Of course these distinctions are broad and have no bearing on individual cases. They serve rather as convenient, though well-founded rubrics under which to array the leading characteristics of the two temperaments whose existence affects our daily conduct in a hundred ways. Nor is this dealing with averages, whose constituent items merge unrecognizably in the multitude, disadvantageous, for in matters that seem to involve a whole kind, evidence from this or that individual affects the general result no more than my tall friend makes the average height of men other than it is.
While the males and females of fishes, reptiles and amphibians, follow the rule of the cochineal insect, exactly the reverse is true of birds and mammals, for among these the males are practically always the larger. In reality, however, maleness and femaleness are fundamentally unaltered throughout the living world, and the apparently contradictory evidence from the higher forms of life is traceable to their peculiar habits of reproduction.
Most important of all in this connection is brooding, for it throws light, from two angles at least, on the physical superiority of the male sex. Maternity, whether in birds or mammals, demands tremendous sacrifices—in fact is the very thing responsible for their higher development. Moreover, these sacrifices are not laid down in one lump sum, but bit by bit, and it may take years before all the premiums needed to insure a new life completely have been paid up.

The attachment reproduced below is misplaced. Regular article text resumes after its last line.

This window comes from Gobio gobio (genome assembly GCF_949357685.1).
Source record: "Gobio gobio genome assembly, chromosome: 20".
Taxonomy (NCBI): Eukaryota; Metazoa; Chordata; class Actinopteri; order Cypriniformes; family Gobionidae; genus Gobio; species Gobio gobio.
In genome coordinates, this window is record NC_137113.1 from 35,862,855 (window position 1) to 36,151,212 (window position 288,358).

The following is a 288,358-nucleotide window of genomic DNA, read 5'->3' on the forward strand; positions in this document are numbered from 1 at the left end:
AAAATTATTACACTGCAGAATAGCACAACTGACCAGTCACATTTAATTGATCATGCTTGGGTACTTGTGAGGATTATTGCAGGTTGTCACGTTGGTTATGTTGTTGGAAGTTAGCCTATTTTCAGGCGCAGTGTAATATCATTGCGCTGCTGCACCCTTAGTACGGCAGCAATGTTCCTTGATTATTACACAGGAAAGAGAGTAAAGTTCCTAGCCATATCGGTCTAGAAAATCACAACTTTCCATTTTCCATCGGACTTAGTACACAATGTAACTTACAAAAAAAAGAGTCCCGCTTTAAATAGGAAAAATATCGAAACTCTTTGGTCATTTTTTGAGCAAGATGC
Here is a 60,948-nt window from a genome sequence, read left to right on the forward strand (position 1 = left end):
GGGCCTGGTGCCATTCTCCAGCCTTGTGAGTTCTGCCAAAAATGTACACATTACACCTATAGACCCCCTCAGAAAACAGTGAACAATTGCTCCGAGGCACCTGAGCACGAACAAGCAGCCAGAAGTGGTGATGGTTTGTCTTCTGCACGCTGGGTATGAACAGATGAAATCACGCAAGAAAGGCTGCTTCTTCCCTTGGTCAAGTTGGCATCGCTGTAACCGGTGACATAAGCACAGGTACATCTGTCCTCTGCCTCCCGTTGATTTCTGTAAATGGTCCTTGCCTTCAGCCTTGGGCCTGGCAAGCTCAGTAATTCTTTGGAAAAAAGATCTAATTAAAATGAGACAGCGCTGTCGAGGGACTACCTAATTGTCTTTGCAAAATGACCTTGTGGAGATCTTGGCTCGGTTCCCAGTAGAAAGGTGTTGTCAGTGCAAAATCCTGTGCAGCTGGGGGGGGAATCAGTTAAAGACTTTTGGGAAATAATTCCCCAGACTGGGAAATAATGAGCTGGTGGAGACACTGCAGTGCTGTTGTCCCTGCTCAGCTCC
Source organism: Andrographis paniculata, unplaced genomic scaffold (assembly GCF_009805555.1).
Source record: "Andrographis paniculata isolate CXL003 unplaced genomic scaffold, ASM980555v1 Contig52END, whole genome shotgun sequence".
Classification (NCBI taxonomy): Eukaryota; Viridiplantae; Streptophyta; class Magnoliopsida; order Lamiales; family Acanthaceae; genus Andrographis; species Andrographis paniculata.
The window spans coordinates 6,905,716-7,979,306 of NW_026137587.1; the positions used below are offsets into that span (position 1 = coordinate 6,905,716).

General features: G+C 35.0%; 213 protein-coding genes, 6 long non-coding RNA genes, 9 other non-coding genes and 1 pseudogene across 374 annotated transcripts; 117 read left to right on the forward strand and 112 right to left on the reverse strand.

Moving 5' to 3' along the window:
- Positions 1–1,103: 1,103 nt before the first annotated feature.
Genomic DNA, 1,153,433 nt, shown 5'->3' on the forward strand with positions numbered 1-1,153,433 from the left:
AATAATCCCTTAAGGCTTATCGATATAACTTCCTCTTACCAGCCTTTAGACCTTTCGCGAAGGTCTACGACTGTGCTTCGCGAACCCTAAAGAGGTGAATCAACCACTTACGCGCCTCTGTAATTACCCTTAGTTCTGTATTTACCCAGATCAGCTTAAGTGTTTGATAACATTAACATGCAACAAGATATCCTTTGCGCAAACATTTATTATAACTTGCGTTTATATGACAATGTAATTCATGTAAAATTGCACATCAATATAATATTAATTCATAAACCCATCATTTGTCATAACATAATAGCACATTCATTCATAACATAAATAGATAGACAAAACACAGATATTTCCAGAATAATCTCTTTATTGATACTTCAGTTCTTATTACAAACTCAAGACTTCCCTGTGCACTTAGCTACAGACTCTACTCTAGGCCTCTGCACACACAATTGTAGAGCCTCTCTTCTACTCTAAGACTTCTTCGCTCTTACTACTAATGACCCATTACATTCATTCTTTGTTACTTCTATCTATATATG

Greater, albeit subtler, effects than come from these drains, are traceable to the inevitable stagnation of females incapacitated by incubation or pregnancy, for the quietude necessitated by these states is offset by stress in the male. Food and protection must be furnished for two instead of one, and at times for more than two. It is because effectiveness during these critical periods is racially essential, that the males are larger, stronger and in general more pugnacious.
Our point of vantage includes also those flagrant expressions of masculinity, known as the secondary sex characters: among birds, the resplendent plumage of the cock, the comb and wattles; among mammals, manes, horns and scent glands; in man, the beard and deep voice. All these are the outward signs of maleness, for they come and go with the sexual life, and their development may be stunted or prevented by operation. Gelded stags never renew their antlers; sheep, oxen and antelopes grow inferior horns; whereas the preservation of valuable soprano voices in men is assured by the same means.
These effects are due to the absence of certain chemicals normally emanating from the male sex glands. Analogous results may follow in operated females, but usually most illuminating complications set in, for the female not only has distinctive characters of her own, but is largely dependent on the suppression of those belonging to the male. The functional derangements often associated with old age involve changes in the chemical output of the essential organs, and explain, not only the crowing hen in the barn-yard, but the greater resemblance of the sexes in senescence than in middle life.